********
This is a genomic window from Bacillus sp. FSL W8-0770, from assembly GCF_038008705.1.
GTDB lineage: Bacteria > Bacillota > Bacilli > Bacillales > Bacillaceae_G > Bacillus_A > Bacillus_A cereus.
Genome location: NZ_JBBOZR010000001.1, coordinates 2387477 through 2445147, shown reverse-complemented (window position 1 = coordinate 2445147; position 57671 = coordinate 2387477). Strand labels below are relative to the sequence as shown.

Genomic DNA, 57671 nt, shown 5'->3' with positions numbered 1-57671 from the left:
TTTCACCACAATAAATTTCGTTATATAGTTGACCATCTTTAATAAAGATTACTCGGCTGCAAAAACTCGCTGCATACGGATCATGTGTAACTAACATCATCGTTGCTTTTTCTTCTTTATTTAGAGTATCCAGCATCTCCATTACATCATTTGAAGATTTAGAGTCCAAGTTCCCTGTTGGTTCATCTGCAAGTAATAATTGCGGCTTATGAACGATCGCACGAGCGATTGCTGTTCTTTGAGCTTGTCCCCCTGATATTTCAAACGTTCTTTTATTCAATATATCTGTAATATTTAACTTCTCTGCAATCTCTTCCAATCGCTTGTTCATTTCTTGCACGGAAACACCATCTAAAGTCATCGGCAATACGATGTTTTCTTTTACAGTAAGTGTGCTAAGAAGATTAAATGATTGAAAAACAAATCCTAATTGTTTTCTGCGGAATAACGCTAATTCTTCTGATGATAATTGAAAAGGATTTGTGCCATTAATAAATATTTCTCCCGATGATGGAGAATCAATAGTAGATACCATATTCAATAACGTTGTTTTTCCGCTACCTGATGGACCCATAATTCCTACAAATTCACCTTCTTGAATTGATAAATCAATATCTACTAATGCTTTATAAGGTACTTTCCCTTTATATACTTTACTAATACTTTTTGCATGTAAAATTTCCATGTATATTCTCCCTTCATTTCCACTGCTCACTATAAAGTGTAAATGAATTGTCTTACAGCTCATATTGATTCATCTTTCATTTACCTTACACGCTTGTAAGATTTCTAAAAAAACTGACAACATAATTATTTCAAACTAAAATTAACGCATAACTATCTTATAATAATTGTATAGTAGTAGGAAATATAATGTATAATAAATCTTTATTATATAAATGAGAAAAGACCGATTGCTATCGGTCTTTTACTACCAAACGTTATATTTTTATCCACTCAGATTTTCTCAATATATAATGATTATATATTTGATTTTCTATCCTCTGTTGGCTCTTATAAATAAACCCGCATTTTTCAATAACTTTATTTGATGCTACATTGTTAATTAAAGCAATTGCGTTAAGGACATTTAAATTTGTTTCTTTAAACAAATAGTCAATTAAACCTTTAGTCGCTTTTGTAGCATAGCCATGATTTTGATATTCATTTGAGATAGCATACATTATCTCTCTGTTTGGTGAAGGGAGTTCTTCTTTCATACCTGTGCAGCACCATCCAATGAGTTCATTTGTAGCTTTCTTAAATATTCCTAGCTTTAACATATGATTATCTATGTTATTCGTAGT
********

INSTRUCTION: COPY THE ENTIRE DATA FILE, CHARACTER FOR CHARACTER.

This is a genomic window from Bacillus sp. FSL W8-0770, from assembly GCF_038008705.1.
GTDB lineage: Bacteria > Bacillota > Bacilli > Bacillales > Bacillaceae_G > Bacillus_A > Bacillus_A cereus.
Genome location: NZ_JBBOZR010000001.1, coordinates 2387477 through 2445147, shown reverse-complemented (window position 1 = coordinate 2445147; position 57671 = coordinate 2387477). Strand labels below are relative to the sequence as shown.

Genomic DNA, 57671 nt, shown 5'->3' with positions numbered 1-57671 from the left:
TTTCACCACAATAAATTTCGTTATATAGTTGACCATCTTTAATAAAGATTACTCGGCTGCAAAAACTCGCTGCATACGGATCATGTGTAACTAACATCATCGTTGCTTTTTCTTCTTTATTTAGAGTATCCAGCATCTCCATTACATCATTTGAAGATTTAGAGTCCAAGTTCCCTGTTGGTTCATCTGCAAGTAATAATTGCGGCTTATGAACGATCGCACGAGCGATTGCTGTTCTTTGAGCTTGTCCCCCTGATATTTCAAACGTTCTTTTATTCAATATATCTGTAATATTTAACTTCTCTGCAATCTCTTCCAATCGCTTGTTCATTTCTTGCACGGAAACACCATCTAAAGTCATCGGCAATACGATGTTTTCTTTTACAGTAAGTGTGCTAAGAAGATTAAATGATTGAAAAACAAATCCTAATTGTTTTCTGCGGAATAACGCTAATTCTTCTGATGATAATTGAAAAGGATTTGTGCCATTAATAAATATTTCTCCCGATGATGGAGAATCAATAGTAGATACCATATTCAATAACGTTGTTTTTCCGCTACCTGATGGACCCATAATTCCTACAAATTCACCTTCTTGAATTGATAAATCAATATCTACTAATGCTTTATAAGGTACTTTCCCTTTATATACTTTACTAATACTTTTTGCATGTAAAATTTCCATGTATATTCTCCCTTCATTTCCACTGCTCACTATAAAGTGTAAATGAATTGTCTTACAGCTCATATTGATTCATCTTTCATTTACCTTACACGCTTGTAAGATTTCTAAAAAAACTGACAACATAATTATTTCAAACTAAAATTAACGCATAACTATCTTATAATAATTGTATAGTAGTAGGAAATATAATGTATAATAAATCTTTATTATATAAATGAGAAAAGACCGATTGCTATCGGTCTTTTACTACCAAACGTTATATTTTTATCCACTCAGATTTTCTCAATATATAATGATTATATATTTGATTTTCTATCCTCTGTTGGCTCTTATAAATAAACCCGCATTTTTCAATAACTTTATTTGATGCTACATTGTTAATTAAAGCAATTGCGTTAAGGACATTTAAATTTGTTTCTTTAAACAAATAGTCAATTAAACCTTTAGTCGCTTTTGTAGCATAGCCATGATTTTGATATTCATTTGAGATAGCATACATTATCTCTCTGTTTGGTGAAGGGAGTTCTTCTTTCATACCTGTGCAGCACCATCCAATGAGTTCATTTGTAGCTTTCTTAAATATTCCTAGCTTTAACATATGATTATCTATGTTATTCGTAGT